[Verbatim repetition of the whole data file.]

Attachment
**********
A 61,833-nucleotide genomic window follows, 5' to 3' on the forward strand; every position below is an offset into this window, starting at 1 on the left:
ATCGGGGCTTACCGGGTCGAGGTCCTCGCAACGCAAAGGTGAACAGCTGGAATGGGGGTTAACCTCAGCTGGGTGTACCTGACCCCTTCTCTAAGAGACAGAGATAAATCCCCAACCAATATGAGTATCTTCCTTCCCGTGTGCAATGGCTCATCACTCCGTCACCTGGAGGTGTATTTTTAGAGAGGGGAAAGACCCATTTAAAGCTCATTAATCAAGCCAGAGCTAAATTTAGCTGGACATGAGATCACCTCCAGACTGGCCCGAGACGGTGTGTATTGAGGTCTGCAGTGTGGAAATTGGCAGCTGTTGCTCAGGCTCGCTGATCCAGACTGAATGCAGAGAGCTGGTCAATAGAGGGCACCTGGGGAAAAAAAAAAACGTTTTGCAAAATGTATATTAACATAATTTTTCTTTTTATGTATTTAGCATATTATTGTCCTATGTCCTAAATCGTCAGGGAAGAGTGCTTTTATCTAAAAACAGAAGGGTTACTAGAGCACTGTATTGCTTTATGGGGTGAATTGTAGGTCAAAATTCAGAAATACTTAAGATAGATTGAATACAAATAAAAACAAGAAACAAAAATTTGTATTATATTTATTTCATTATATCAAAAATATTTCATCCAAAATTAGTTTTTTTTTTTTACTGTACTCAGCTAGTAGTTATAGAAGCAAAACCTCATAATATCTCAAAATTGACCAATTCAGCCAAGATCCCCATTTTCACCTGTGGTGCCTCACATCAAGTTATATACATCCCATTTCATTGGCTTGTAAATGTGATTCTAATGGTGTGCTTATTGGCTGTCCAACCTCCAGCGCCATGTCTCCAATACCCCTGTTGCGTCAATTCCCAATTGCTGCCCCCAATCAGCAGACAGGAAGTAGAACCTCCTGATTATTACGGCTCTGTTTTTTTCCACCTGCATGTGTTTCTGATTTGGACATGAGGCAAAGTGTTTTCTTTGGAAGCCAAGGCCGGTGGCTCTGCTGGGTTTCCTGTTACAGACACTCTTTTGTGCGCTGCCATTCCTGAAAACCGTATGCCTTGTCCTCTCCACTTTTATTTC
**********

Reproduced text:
A 61,833-nucleotide genomic window follows, 5' to 3' on the forward strand; every position below is an offset into this window, starting at 1 on the left:
ATCGGGGCTTACCGGGTCGAGGTCCTCGCAACGCAAAGGTGAACAGCTGGAATGGGGGTTAACCTCAGCTGGGTGTACCTGACCCCTTCTCTAAGAGACAGAGATAAATCCCCAACCAATATGAGTATCTTCCTTCCCGTGTGCAATGGCTCATCACTCCGTCACCTGGAGGTGTATTTTTAGAGAGGGGAAAGACCCATTTAAAGCTCATTAATCAAGCCAGAGCTAAATTTAGCTGGACATGAGATCACCTCCAGACTGGCCCGAGACGGTGTGTATTGAGGTCTGCAGTGTGGAAATTGGCAGCTGTTGCTCAGGCTCGCTGATCCAGACTGAATGCAGAGAGCTGGTCAATAGAGGGCACCTGGGGAAAAAAAAAAACGTTTTGCAAAATGTATATTAACATAATTTTTCTTTTTATGTATTTAGCATATTATTGTCCTATGTCCTAAATCGTCAGGGAAGAGTGCTTTTATCTAAAAACAGAAGGGTTACTAGAGCACTGTATTGCTTTATGGGGTGAATTGTAGGTCAAAATTCAGAAATACTTAAGATAGATTGAATACAAATAAAAACAAGAAACAAAAATTTGTATTATATTTATTTCATTATATCAAAAATATTTCATCCAAAATTAGTTTTTTTTTTTTACTGTACTCAGCTAGTAGTTATAGAAGCAAAACCTCATAATATCTCAAAATTGACCAATTCAGCCAAGATCCCCATTTTCACCTGTGGTGCCTCACATCAAGTTATATACATCCCATTTCATTGGCTTGTAAATGTGATTCTAATGGTGTGCTTATTGGCTGTCCAACCTCCAGCGCCATGTCTCCAATACCCCTGTTGCGTCAATTCCCAATTGCTGCCCCCAATCAGCAGACAGGAAGTAGAACCTCCTGATTATTACGGCTCTGTTTTTTTCCACCTGCATGTGTTTCTGATTTGGACATGAGGCAAAGTGTTTTCTTTGGAAGCCAAGGCCGGTGGCTCTGCTGGGTTTCCTGTTACAGACACTCTTTTGTGCGCTGCCATTCCTGAAAACCGTATGCCTTGTCCTCTCCACTTTTATTTC